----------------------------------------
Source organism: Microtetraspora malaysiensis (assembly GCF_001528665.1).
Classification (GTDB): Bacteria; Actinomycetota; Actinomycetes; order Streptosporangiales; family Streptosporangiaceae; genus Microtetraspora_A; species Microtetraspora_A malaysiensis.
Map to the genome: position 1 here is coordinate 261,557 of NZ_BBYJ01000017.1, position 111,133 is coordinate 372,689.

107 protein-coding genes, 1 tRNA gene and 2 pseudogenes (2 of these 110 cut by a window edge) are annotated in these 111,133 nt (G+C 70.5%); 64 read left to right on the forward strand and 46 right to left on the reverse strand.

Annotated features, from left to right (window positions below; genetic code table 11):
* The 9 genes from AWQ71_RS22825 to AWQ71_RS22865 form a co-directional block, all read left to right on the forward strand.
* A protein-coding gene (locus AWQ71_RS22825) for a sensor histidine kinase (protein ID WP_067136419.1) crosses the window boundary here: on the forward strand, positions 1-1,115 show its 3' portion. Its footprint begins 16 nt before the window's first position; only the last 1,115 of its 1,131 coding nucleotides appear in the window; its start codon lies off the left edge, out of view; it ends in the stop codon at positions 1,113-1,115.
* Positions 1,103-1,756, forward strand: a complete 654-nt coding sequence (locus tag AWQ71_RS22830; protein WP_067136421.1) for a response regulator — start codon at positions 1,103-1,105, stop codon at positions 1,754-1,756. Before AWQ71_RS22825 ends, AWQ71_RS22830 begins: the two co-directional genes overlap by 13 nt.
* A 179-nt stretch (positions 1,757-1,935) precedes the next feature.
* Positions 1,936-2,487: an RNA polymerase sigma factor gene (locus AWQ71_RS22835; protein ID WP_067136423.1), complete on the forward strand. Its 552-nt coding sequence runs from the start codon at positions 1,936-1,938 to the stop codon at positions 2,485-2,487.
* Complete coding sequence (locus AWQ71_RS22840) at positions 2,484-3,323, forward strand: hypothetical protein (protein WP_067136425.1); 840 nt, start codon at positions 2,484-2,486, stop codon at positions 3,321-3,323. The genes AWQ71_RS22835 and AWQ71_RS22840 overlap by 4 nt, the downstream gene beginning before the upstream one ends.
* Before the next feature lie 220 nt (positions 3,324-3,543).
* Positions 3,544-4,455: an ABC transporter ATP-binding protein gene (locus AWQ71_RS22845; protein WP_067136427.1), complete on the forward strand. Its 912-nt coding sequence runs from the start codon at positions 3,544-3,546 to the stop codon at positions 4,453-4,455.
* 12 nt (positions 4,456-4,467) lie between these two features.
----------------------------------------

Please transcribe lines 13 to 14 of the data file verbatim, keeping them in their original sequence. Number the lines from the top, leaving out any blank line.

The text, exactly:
* Positions 3,544-4,455: an ABC transporter ATP-binding protein gene (locus AWQ71_RS22845; protein WP_067136427.1), complete on the forward strand. Its 912-nt coding sequence runs from the start codon at positions 3,544-3,546 to the stop codon at positions 4,453-4,455.
* 12 nt (positions 4,456-4,467) lie between these two features.